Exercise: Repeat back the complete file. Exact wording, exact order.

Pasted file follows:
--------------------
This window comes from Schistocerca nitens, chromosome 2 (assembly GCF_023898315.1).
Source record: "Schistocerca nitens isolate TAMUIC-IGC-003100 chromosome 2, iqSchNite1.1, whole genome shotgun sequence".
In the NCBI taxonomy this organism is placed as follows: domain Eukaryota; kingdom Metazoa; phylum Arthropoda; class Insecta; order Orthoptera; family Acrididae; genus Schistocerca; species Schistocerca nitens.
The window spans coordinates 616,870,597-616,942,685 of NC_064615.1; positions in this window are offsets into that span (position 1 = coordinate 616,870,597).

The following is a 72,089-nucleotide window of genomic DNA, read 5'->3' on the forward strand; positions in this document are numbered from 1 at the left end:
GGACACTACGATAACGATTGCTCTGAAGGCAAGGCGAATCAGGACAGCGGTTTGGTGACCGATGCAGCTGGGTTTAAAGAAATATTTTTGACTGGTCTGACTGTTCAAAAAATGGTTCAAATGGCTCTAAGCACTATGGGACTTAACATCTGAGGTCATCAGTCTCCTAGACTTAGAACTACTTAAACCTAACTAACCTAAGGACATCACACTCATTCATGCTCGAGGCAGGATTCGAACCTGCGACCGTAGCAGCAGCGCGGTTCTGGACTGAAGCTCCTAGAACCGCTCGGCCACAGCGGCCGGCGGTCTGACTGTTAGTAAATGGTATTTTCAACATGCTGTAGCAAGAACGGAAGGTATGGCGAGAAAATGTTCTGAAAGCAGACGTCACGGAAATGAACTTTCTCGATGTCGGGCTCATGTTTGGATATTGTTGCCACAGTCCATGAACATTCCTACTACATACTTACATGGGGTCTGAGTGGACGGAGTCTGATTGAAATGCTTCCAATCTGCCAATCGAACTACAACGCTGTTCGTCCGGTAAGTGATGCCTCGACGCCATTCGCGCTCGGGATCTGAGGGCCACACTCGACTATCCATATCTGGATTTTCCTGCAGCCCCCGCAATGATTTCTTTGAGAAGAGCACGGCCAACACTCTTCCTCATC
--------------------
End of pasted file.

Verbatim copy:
This window comes from Schistocerca nitens, chromosome 2 (assembly GCF_023898315.1).
Source record: "Schistocerca nitens isolate TAMUIC-IGC-003100 chromosome 2, iqSchNite1.1, whole genome shotgun sequence".
In the NCBI taxonomy this organism is placed as follows: domain Eukaryota; kingdom Metazoa; phylum Arthropoda; class Insecta; order Orthoptera; family Acrididae; genus Schistocerca; species Schistocerca nitens.
The window spans coordinates 616,870,597-616,942,685 of NC_064615.1; positions in this window are offsets into that span (position 1 = coordinate 616,870,597).

The following is a 72,089-nucleotide window of genomic DNA, read 5'->3' on the forward strand; positions in this document are numbered from 1 at the left end:
GGACACTACGATAACGATTGCTCTGAAGGCAAGGCGAATCAGGACAGCGGTTTGGTGACCGATGCAGCTGGGTTTAAAGAAATATTTTTGACTGGTCTGACTGTTCAAAAAATGGTTCAAATGGCTCTAAGCACTATGGGACTTAACATCTGAGGTCATCAGTCTCCTAGACTTAGAACTACTTAAACCTAACTAACCTAAGGACATCACACTCATTCATGCTCGAGGCAGGATTCGAACCTGCGACCGTAGCAGCAGCGCGGTTCTGGACTGAAGCTCCTAGAACCGCTCGGCCACAGCGGCCGGCGGTCTGACTGTTAGTAAATGGTATTTTCAACATGCTGTAGCAAGAACGGAAGGTATGGCGAGAAAATGTTCTGAAAGCAGACGTCACGGAAATGAACTTTCTCGATGTCGGGCTCATGTTTGGATATTGTTGCCACAGTCCATGAACATTCCTACTACATACTTACATGGGGTCTGAGTGGACGGAGTCTGATTGAAATGCTTCCAATCTGCCAATCGAACTACAACGCTGTTCGTCCGGTAAGTGATGCCTCGACGCCATTCGCGCTCGGGATCTGAGGGCCACACTCGACTATCCATATCTGGATTTTCCTGCAGCCCCCGCAATGATTTCTTTGAGAAGAGCACGGCCAACACTCTTCCTCATC